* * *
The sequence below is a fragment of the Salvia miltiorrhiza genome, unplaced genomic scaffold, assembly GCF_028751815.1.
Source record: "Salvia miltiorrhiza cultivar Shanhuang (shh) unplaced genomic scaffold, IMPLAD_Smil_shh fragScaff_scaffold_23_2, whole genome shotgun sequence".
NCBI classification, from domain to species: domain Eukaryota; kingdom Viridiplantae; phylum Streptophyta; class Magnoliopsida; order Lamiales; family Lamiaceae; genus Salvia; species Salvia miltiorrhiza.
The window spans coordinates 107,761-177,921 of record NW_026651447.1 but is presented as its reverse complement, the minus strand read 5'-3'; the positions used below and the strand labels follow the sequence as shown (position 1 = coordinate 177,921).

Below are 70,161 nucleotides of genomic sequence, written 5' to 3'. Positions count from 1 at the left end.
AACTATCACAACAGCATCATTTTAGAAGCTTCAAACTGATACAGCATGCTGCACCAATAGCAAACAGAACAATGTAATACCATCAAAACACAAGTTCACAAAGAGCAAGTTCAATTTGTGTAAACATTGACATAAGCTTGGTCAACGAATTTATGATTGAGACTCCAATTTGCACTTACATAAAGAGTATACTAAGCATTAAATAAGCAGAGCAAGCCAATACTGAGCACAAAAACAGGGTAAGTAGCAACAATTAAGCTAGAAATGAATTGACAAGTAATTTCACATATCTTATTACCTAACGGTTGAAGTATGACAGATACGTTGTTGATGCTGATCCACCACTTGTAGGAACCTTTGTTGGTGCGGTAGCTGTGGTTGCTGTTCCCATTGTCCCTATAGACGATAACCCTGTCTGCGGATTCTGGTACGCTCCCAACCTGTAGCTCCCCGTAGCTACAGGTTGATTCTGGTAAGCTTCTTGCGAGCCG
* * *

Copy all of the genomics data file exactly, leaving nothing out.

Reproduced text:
The sequence below is a fragment of the Salvia miltiorrhiza genome, unplaced genomic scaffold, assembly GCF_028751815.1.
Source record: "Salvia miltiorrhiza cultivar Shanhuang (shh) unplaced genomic scaffold, IMPLAD_Smil_shh fragScaff_scaffold_23_2, whole genome shotgun sequence".
NCBI classification, from domain to species: domain Eukaryota; kingdom Viridiplantae; phylum Streptophyta; class Magnoliopsida; order Lamiales; family Lamiaceae; genus Salvia; species Salvia miltiorrhiza.
The window spans coordinates 107,761-177,921 of record NW_026651447.1 but is presented as its reverse complement, the minus strand read 5'-3'; the positions used below and the strand labels follow the sequence as shown (position 1 = coordinate 177,921).

Below are 70,161 nucleotides of genomic sequence, written 5' to 3'. Positions count from 1 at the left end.
AACTATCACAACAGCATCATTTTAGAAGCTTCAAACTGATACAGCATGCTGCACCAATAGCAAACAGAACAATGTAATACCATCAAAACACAAGTTCACAAAGAGCAAGTTCAATTTGTGTAAACATTGACATAAGCTTGGTCAACGAATTTATGATTGAGACTCCAATTTGCACTTACATAAAGAGTATACTAAGCATTAAATAAGCAGAGCAAGCCAATACTGAGCACAAAAACAGGGTAAGTAGCAACAATTAAGCTAGAAATGAATTGACAAGTAATTTCACATATCTTATTACCTAACGGTTGAAGTATGACAGATACGTTGTTGATGCTGATCCACCACTTGTAGGAACCTTTGTTGGTGCGGTAGCTGTGGTTGCTGTTCCCATTGTCCCTATAGACGATAACCCTGTCTGCGGATTCTGGTACGCTCCCAACCTGTAGCTCCCCGTAGCTACAGGTTGATTCTGGTAAGCTTCTTGCGAGCCG